Let's take a closer look at my patron, Mayor Dan Neri Lim of Tagbilaran City, the provincial capital of Bohol. I know next to nothing about Mayor Lim's politics and/or policies. Nine times out of ten in Philippine politics, a government official's policies are irrelevant, especially with local government leaders. Their goals in office are to promote business in their fiefdom, so that they can funnel that money into their friends and families' local enterprises and eventually grab a cut for themselves. They're a self-aggrandizing bunch, and they're easy to find shaking hands at wakes and kissing babies while sponsoring weddings. Mayor Lim seemed cut from the typical small-time Boss Man cloth. Rotund, jovial and with a sinister resemblance to Venezuelan head-of-state Hugo Chavez, Lim is a master at shaking your hand, asking how you're finding your stay and then scurrying off to court someone more important. He was kind and courteous, but that didn't stop the hairs on the back of my neck from standing up after meeting him. His nebulous sleaziness became more concrete as the weekend went on and I witnessed Mayor Lim do things like delay the departure of a Cebu Pacific flight to Manila so he could slurp fish heads with local business leaders in City Hall before boarding the plane. It didn't help that many of the people I approached to interview told me to just make sure I wrote something nice about the mayor.

Reporting my story may have been the most frustrating aspect of the weekend. I seemed to have misunderstood the journalist's role in the little public relations waltz we were doing, because I don't think I saw the other two writers covering the festival pull out a notebook once the entire weekend. Several of the organizers and and creative directors of the reenactment who I approached to interview seemed genuinely weirded out that a reporter was asking them questions. I had to chase Mayor Lim through a crowd of post-festival revelers to get a tiny quote from him. The expectation, it seemed to me, was that us reporters would enjoy our stay, watch the festival from a stuffy VIP booth filled with various guests of honor -- local celebrities, a beauty queen and sweaty, overweight occidentals -- and then write a description of all the pretty things we saw, attributing it all to the tireless efforts of Mayor Lim. I'm not a theater critic, however, and I had no intention of writing a sourceless account of the event as I saw it. Unfortunately, there wasn't much of a story there, and I ended up focusing on efforts made to distinguish this year's Sandugo reenactment from past festivals.


If the reporting was the most frustrating, the most horrifying part of the weekend, hands down, was my roommate at the resort, a frisky, homosexual writer for a Manila women's magazine. Since I knew no one else on the island, I was stuck with my escort. I was dodging advances like Pernell Whitaker slipped punches. Compliments on how I was better looking than some Hollywood actors, invitations to watch bands together in Manila, massage offers, he was throwing everything in the arsenal, and I deflected it gracefully. Until, that is, my roomie had a few drinks and came home late one night. I was sound asleep and woke up with his hands gripping my ribcage. "Are you ok, Rafe?" he said. "I think you need a massage." Outwardly calm, I was freaking out on the inside, I told him to go to bed, then hid in the bathroom long enough for the tipsy missy to pass out, then slept soundly the rest of the night.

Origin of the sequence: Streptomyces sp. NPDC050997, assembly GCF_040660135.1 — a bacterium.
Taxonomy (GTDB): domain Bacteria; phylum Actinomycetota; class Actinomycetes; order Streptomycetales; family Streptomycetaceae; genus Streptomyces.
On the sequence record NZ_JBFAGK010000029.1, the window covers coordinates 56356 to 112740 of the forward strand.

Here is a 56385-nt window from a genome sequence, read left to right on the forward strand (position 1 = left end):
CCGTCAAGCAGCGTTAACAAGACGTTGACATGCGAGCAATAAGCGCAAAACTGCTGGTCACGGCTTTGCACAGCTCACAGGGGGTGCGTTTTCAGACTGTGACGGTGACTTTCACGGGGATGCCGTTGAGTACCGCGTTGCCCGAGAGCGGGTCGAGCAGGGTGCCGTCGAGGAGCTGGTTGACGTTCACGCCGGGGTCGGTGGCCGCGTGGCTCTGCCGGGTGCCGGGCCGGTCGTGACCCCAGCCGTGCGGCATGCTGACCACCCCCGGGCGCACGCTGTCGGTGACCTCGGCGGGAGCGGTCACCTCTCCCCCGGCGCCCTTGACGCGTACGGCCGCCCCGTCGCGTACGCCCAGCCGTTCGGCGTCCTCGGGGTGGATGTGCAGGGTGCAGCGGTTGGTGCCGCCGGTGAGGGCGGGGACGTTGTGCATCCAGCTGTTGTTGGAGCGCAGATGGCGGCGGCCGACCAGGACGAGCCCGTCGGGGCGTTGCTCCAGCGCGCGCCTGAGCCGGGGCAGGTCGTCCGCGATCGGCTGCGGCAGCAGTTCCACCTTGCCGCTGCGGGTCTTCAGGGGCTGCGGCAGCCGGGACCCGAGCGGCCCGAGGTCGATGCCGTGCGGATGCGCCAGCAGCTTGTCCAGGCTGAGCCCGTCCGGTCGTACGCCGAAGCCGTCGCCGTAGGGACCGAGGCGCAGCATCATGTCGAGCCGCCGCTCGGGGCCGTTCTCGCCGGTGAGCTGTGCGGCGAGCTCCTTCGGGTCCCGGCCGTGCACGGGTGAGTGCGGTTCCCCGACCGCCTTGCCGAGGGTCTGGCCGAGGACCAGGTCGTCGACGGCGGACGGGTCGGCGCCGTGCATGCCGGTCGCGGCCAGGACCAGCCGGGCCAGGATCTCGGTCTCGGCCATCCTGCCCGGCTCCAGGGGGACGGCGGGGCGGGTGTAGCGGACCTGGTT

Quite a weekend. I went for a simple writing assignment and ended up questioning my chosen career, my journalistic self-worth and my sexual orientation. But you know what, when the Inquirer cut me a fat check worth roughly $37, I knew it was all worthwhile.

6 Comments:

Blogger Joey said...

what the hell are you doing in bohol without even a mention of the UAAP finals?

12:09 AM  
Blogger space cadet said...

hear, hear.

linked you up to my blog, hope you don't mind.

12:04 AM  
Anonymous John Tringle said...

Hey Rafe. This is John (hang out at McS). I may do a short (and hopefully funny) interview with your Dad and was wondering if possibly you can do the same when you're back in town (be interveiwed, not interview your Dad ;)

Sounds like you're doing well and having fun. Hope to see you soon. Keep up the good work.

jt

4:52 AM  
Blogger Christina said...

I'm glad you wrote this up. Good to know I wasn't the only one a tid bit frustrated with journalism in the Ppines! I hope you're doing well!

11:36 PM  
Blogger leonora estanque said...

I am a current journalism student at a university here in Iloilo. My professor asked as to write a term paper with certain topics and I chose envelopemental journalism for it is a long over due issue in the Philippine media and as i read different articles regarding this issue i learned how a journalist could forget the ethics he used to recite in class. so sad that many practices this just because the salary they earned isn't enough.

2:07 PM  
Blogger leonora estanque said...

I am a current journalism student at a university here in Iloilo. My professor asked as to write a term paper with certain topics and I chose envelopemental journalism for it is a long over due issue in the Philippine media and as i read different articles regarding this issue i learned how a journalist could forget the ethics he used to recite in class. so sad that many practices this just because the salary they earned isn't enough.

2:07 PM